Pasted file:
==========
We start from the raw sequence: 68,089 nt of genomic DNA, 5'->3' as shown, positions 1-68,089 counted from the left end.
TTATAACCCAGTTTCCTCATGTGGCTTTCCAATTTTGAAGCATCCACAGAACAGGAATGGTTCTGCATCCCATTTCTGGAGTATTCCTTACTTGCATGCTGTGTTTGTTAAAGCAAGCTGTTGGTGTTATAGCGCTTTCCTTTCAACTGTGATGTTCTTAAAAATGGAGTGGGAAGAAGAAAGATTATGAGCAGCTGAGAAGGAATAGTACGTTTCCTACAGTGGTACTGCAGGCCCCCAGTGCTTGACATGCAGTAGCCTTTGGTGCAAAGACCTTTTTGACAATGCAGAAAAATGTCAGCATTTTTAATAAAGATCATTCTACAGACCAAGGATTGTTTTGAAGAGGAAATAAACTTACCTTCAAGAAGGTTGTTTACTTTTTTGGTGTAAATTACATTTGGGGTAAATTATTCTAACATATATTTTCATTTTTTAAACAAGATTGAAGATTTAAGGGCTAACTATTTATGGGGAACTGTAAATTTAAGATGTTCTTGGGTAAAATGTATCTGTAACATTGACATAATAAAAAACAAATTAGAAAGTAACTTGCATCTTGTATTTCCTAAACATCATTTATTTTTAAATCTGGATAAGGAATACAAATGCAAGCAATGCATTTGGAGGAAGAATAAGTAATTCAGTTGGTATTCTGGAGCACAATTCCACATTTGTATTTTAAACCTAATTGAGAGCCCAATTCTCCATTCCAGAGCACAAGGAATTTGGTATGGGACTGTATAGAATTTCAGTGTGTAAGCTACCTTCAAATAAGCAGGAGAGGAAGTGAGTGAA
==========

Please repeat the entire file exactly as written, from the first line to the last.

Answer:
We start from the raw sequence: 68,089 nt of genomic DNA, 5'->3' as shown, positions 1-68,089 counted from the left end.
TTATAACCCAGTTTCCTCATGTGGCTTTCCAATTTTGAAGCATCCACAGAACAGGAATGGTTCTGCATCCCATTTCTGGAGTATTCCTTACTTGCATGCTGTGTTTGTTAAAGCAAGCTGTTGGTGTTATAGCGCTTTCCTTTCAACTGTGATGTTCTTAAAAATGGAGTGGGAAGAAGAAAGATTATGAGCAGCTGAGAAGGAATAGTACGTTTCCTACAGTGGTACTGCAGGCCCCCAGTGCTTGACATGCAGTAGCCTTTGGTGCAAAGACCTTTTTGACAATGCAGAAAAATGTCAGCATTTTTAATAAAGATCATTCTACAGACCAAGGATTGTTTTGAAGAGGAAATAAACTTACCTTCAAGAAGGTTGTTTACTTTTTTGGTGTAAATTACATTTGGGGTAAATTATTCTAACATATATTTTCATTTTTTAAACAAGATTGAAGATTTAAGGGCTAACTATTTATGGGGAACTGTAAATTTAAGATGTTCTTGGGTAAAATGTATCTGTAACATTGACATAATAAAAAACAAATTAGAAAGTAACTTGCATCTTGTATTTCCTAAACATCATTTATTTTTAAATCTGGATAAGGAATACAAATGCAAGCAATGCATTTGGAGGAAGAATAAGTAATTCAGTTGGTATTCTGGAGCACAATTCCACATTTGTATTTTAAACCTAATTGAGAGCCCAATTCTCCATTCCAGAGCACAAGGAATTTGGTATGGGACTGTATAGAATTTCAGTGTGTAAGCTACCTTCAAATAAGCAGGAGAGGAAGTGAGTGAA